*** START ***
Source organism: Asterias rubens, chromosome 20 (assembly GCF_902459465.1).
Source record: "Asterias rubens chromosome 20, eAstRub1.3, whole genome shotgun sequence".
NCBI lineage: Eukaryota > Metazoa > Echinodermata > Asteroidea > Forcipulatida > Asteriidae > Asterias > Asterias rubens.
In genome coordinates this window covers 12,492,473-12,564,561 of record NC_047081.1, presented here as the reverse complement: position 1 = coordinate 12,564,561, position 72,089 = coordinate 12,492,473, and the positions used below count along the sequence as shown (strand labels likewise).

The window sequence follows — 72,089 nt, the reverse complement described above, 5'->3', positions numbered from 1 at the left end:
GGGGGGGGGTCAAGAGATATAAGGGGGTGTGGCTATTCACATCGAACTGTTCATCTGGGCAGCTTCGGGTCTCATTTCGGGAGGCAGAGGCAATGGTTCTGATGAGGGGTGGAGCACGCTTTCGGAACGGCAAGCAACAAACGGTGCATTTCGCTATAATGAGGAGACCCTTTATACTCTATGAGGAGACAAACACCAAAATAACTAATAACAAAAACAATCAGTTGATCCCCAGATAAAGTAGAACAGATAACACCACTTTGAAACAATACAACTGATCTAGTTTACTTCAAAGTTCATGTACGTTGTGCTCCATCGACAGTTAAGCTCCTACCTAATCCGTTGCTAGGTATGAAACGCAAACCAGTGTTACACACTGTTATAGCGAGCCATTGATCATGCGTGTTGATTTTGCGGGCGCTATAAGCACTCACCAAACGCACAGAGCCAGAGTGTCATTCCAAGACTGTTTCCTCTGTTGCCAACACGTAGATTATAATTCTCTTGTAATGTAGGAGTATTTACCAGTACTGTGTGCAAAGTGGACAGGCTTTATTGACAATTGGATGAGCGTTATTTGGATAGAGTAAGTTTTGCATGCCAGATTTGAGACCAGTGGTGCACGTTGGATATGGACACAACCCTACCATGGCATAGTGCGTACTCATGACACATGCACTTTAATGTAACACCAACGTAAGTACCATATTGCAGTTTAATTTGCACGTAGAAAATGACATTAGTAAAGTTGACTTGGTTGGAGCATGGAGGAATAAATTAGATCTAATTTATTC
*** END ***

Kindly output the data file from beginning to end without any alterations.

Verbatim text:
Source organism: Asterias rubens, chromosome 20 (assembly GCF_902459465.1).
Source record: "Asterias rubens chromosome 20, eAstRub1.3, whole genome shotgun sequence".
NCBI lineage: Eukaryota > Metazoa > Echinodermata > Asteroidea > Forcipulatida > Asteriidae > Asterias > Asterias rubens.
In genome coordinates this window covers 12,492,473-12,564,561 of record NC_047081.1, presented here as the reverse complement: position 1 = coordinate 12,564,561, position 72,089 = coordinate 12,492,473, and the positions used below count along the sequence as shown (strand labels likewise).

The window sequence follows — 72,089 nt, the reverse complement described above, 5'->3', positions numbered from 1 at the left end:
GGGGGGGGGTCAAGAGATATAAGGGGGTGTGGCTATTCACATCGAACTGTTCATCTGGGCAGCTTCGGGTCTCATTTCGGGAGGCAGAGGCAATGGTTCTGATGAGGGGTGGAGCACGCTTTCGGAACGGCAAGCAACAAACGGTGCATTTCGCTATAATGAGGAGACCCTTTATACTCTATGAGGAGACAAACACCAAAATAACTAATAACAAAAACAATCAGTTGATCCCCAGATAAAGTAGAACAGATAACACCACTTTGAAACAATACAACTGATCTAGTTTACTTCAAAGTTCATGTACGTTGTGCTCCATCGACAGTTAAGCTCCTACCTAATCCGTTGCTAGGTATGAAACGCAAACCAGTGTTACACACTGTTATAGCGAGCCATTGATCATGCGTGTTGATTTTGCGGGCGCTATAAGCACTCACCAAACGCACAGAGCCAGAGTGTCATTCCAAGACTGTTTCCTCTGTTGCCAACACGTAGATTATAATTCTCTTGTAATGTAGGAGTATTTACCAGTACTGTGTGCAAAGTGGACAGGCTTTATTGACAATTGGATGAGCGTTATTTGGATAGAGTAAGTTTTGCATGCCAGATTTGAGACCAGTGGTGCACGTTGGATATGGACACAACCCTACCATGGCATAGTGCGTACTCATGACACATGCACTTTAATGTAACACCAACGTAAGTACCATATTGCAGTTTAATTTGCACGTAGAAAATGACATTAGTAAAGTTGACTTGGTTGGAGCATGGAGGAATAAATTAGATCTAATTTATTC